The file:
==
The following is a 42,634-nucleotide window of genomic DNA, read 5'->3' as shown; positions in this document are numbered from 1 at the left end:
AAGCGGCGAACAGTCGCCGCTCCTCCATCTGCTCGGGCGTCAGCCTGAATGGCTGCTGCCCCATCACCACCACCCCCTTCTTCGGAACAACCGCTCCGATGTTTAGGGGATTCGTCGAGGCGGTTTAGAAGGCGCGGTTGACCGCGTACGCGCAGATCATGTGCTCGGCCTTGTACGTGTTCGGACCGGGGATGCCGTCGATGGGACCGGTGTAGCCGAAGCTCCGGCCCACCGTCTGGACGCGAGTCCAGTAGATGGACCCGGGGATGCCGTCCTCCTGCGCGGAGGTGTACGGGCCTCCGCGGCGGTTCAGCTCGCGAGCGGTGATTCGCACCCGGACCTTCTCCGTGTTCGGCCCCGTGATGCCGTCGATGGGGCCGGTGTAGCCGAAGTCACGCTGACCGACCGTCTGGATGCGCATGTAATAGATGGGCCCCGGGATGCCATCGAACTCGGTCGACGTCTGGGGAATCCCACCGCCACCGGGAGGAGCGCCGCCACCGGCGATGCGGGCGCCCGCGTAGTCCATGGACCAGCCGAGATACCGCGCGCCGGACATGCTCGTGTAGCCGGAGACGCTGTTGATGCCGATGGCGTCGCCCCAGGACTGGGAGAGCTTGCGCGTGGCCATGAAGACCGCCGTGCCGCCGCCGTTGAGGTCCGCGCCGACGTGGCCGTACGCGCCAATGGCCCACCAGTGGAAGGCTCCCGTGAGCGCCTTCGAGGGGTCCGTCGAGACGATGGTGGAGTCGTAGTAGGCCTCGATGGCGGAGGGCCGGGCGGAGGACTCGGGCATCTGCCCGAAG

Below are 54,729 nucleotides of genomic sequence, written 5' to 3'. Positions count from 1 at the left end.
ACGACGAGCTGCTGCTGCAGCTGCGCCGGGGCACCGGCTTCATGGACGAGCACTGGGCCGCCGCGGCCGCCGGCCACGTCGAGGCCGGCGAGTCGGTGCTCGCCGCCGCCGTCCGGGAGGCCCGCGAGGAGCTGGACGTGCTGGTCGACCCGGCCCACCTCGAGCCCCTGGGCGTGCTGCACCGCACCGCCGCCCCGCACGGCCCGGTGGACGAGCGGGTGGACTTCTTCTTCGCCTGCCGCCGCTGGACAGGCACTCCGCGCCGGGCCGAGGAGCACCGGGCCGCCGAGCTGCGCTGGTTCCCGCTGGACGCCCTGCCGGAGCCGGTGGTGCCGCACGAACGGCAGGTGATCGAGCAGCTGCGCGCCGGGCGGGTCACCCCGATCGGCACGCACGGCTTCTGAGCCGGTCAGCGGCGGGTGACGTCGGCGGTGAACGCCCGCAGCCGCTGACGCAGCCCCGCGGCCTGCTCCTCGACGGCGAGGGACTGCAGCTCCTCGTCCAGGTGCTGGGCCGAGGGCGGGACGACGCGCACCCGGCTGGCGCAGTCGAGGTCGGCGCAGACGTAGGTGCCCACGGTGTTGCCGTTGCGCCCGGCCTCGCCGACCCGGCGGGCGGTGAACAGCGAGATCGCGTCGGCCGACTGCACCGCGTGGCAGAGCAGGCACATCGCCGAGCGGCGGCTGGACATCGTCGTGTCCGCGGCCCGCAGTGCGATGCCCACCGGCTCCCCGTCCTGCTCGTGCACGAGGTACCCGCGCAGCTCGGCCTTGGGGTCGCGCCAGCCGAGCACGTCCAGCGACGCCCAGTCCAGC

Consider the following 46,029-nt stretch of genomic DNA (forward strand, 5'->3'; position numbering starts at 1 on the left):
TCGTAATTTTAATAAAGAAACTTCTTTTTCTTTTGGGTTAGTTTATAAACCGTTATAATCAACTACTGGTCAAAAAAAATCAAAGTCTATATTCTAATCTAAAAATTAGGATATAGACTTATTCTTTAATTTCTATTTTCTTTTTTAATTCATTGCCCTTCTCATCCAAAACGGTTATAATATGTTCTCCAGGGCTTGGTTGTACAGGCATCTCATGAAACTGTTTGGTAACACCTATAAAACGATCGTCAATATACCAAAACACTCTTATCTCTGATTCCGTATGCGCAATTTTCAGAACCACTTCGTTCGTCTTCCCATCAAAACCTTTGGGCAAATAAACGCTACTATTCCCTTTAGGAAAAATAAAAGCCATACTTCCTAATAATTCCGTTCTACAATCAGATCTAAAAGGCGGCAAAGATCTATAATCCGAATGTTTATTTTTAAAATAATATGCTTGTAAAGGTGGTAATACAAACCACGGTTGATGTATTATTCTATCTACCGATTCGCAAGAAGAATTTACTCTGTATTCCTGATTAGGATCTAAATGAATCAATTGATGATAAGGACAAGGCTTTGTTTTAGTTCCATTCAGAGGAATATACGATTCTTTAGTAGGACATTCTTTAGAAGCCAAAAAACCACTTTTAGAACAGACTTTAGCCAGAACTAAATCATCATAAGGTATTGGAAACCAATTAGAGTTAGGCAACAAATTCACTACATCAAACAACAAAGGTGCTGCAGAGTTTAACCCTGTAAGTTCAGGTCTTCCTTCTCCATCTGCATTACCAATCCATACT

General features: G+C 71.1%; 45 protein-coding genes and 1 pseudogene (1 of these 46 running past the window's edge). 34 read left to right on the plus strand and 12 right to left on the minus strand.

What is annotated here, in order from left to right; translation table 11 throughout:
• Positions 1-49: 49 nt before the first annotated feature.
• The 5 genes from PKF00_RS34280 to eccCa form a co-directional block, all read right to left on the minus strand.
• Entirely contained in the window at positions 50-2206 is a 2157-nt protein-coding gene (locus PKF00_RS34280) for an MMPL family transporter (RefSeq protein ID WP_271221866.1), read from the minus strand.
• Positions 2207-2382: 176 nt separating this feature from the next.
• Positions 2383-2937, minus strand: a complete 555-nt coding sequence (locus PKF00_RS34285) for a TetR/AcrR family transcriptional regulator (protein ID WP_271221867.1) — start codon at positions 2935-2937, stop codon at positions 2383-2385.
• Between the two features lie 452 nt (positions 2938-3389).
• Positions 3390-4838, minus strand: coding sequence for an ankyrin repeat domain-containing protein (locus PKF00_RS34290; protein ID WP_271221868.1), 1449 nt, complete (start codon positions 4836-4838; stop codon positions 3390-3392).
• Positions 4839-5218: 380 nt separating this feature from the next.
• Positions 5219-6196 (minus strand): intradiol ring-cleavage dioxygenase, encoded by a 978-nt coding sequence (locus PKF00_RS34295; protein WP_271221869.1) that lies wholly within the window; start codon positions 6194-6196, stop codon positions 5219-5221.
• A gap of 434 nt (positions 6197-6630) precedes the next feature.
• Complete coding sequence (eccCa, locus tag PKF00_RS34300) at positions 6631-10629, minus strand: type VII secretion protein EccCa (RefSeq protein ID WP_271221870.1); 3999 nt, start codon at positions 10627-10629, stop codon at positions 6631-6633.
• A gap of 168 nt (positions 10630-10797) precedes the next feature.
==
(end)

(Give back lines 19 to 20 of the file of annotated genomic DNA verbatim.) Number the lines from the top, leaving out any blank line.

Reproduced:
• Complete coding sequence (eccCa, locus tag PKF00_RS34300) at positions 6631-10629, minus strand: type VII secretion protein EccCa (RefSeq protein ID WP_271221870.1); 3999 nt, start codon at positions 10627-10629, stop codon at positions 6631-6633.
• A gap of 168 nt (positions 10630-10797) precedes the next feature.